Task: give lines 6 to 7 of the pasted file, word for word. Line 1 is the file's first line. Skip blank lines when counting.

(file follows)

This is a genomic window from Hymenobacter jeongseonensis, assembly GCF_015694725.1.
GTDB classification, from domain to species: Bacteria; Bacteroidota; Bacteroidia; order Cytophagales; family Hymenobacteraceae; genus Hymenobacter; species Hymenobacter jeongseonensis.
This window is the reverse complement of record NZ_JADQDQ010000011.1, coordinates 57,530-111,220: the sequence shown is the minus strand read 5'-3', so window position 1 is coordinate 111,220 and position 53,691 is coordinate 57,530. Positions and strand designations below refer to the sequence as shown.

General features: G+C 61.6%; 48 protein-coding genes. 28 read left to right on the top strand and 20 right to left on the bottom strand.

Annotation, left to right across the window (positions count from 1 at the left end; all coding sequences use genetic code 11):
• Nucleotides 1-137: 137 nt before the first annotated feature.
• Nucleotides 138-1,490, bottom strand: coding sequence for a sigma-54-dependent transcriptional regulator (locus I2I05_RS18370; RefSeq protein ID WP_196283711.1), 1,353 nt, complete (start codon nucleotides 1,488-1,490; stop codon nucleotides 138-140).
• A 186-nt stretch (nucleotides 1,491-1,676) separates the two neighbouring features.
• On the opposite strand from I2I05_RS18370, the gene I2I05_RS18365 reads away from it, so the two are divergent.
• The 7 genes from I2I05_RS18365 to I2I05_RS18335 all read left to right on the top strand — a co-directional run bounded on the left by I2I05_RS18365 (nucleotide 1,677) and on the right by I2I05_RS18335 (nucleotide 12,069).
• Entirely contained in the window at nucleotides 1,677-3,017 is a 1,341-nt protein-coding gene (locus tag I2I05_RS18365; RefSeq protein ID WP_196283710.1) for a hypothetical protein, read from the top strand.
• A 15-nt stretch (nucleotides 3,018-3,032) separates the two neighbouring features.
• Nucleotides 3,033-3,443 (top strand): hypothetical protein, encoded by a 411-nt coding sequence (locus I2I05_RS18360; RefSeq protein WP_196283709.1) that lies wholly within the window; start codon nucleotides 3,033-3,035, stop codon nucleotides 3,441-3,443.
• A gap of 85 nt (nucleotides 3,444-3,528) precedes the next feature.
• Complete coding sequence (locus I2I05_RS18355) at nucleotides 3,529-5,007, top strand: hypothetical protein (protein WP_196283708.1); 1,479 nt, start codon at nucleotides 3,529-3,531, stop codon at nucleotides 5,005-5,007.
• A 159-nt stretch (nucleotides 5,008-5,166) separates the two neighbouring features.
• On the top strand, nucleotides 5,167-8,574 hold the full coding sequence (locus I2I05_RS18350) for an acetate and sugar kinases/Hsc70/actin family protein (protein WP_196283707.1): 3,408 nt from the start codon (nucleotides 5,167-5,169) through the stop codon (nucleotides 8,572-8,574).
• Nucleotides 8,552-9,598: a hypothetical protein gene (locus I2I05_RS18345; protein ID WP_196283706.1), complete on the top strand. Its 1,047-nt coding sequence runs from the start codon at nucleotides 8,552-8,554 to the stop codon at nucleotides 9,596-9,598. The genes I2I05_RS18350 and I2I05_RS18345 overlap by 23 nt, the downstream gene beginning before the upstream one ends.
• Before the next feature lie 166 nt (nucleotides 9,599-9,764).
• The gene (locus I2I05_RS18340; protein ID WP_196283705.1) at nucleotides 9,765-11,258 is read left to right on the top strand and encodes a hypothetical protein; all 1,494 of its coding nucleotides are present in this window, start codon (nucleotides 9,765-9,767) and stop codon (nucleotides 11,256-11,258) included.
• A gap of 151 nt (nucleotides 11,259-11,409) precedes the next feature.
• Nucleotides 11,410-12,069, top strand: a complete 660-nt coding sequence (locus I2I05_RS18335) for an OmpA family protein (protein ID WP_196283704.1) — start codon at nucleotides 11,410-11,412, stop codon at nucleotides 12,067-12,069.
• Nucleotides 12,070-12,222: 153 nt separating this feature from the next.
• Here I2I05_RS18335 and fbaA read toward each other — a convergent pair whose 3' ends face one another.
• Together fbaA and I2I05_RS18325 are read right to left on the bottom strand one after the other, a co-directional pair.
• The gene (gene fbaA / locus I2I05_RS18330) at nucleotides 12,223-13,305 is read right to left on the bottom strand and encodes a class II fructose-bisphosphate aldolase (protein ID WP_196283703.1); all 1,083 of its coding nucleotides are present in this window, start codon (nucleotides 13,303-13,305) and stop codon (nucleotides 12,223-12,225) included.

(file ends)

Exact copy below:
• Nucleotides 1-137: 137 nt before the first annotated feature.
• Nucleotides 138-1,490, bottom strand: coding sequence for a sigma-54-dependent transcriptional regulator (locus I2I05_RS18370; RefSeq protein ID WP_196283711.1), 1,353 nt, complete (start codon nucleotides 1,488-1,490; stop codon nucleotides 138-140).